Breast cancer is the most common cancer in women. Tamoxifen is the most commonly prescribed drug for patients with breast cancer. Tamoxifen therapy has significantly impacted breast cancer patients, decreasing breast cancer deaths and recurrences. Estrogen stimulates the growth of some cell types, including malignant breast tissue. After binding with estrogen receptors, tamoxifen blocks the action of estrogen, acting as an antiestrogen.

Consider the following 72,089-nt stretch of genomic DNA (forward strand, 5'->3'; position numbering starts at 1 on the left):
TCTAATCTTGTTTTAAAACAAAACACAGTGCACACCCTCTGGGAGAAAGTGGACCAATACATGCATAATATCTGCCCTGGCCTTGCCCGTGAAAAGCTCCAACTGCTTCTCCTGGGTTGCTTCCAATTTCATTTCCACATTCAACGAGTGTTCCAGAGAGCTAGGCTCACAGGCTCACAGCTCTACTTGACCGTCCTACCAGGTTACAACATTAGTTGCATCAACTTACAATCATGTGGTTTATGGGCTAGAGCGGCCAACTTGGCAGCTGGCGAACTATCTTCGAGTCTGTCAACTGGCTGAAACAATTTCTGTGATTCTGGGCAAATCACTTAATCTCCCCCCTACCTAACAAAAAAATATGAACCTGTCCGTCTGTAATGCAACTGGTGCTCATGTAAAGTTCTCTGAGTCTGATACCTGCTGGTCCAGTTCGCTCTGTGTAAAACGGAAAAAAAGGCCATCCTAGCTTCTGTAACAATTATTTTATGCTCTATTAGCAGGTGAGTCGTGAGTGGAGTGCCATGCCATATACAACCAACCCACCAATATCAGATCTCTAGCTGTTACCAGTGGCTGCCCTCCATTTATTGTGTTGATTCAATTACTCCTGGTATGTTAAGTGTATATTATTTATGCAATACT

Tamoxifen is effective only in women who have estrogen receptor positive (ER+) breast cancer, but not all ER+ patients benefit from tamoxifen therapy. Tamoxifen failure is often due to a patient’s inability to metabolize the drug to endoxifen. Cytochrome P450 genotyping results may assist physicians in selecting the appropriate medications for their patients. Specifically, for breast cancer patients, identification of a patient’s CYP2D6genotype may help identify patients who are less likely to benefit from tamoxifen, and for whom an alternate drug may be indicated.
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